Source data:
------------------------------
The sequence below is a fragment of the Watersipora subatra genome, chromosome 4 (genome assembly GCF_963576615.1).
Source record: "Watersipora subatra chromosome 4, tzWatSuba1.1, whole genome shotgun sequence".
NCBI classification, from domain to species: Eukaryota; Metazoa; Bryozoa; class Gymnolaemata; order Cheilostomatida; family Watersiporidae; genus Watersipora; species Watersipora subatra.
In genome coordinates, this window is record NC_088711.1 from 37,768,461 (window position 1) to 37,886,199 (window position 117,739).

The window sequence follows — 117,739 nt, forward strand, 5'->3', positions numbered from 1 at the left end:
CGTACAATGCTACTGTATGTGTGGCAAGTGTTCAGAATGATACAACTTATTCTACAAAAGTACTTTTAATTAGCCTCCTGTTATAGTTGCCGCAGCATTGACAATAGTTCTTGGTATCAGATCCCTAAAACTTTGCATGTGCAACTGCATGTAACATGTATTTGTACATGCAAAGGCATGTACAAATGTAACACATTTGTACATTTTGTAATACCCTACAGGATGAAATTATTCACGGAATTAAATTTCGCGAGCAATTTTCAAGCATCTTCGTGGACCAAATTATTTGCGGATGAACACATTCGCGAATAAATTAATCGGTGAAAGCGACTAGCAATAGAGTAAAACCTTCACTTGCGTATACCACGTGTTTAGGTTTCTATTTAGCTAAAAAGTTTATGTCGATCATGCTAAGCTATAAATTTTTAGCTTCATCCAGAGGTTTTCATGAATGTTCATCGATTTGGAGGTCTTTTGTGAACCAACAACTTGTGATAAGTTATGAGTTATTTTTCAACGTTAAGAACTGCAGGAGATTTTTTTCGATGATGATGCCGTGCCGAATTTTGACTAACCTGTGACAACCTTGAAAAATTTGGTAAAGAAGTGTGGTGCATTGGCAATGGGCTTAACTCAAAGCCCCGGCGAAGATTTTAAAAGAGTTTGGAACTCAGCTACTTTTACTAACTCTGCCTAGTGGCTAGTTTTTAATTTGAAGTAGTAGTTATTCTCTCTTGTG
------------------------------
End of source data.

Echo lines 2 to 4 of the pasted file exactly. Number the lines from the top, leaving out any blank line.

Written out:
Source record: "Watersipora subatra chromosome 4, tzWatSuba1.1, whole genome shotgun sequence".
NCBI classification, from domain to species: Eukaryota; Metazoa; Bryozoa; class Gymnolaemata; order Cheilostomatida; family Watersiporidae; genus Watersipora; species Watersipora subatra.
In genome coordinates, this window is record NC_088711.1 from 37,768,461 (window position 1) to 37,886,199 (window position 117,739).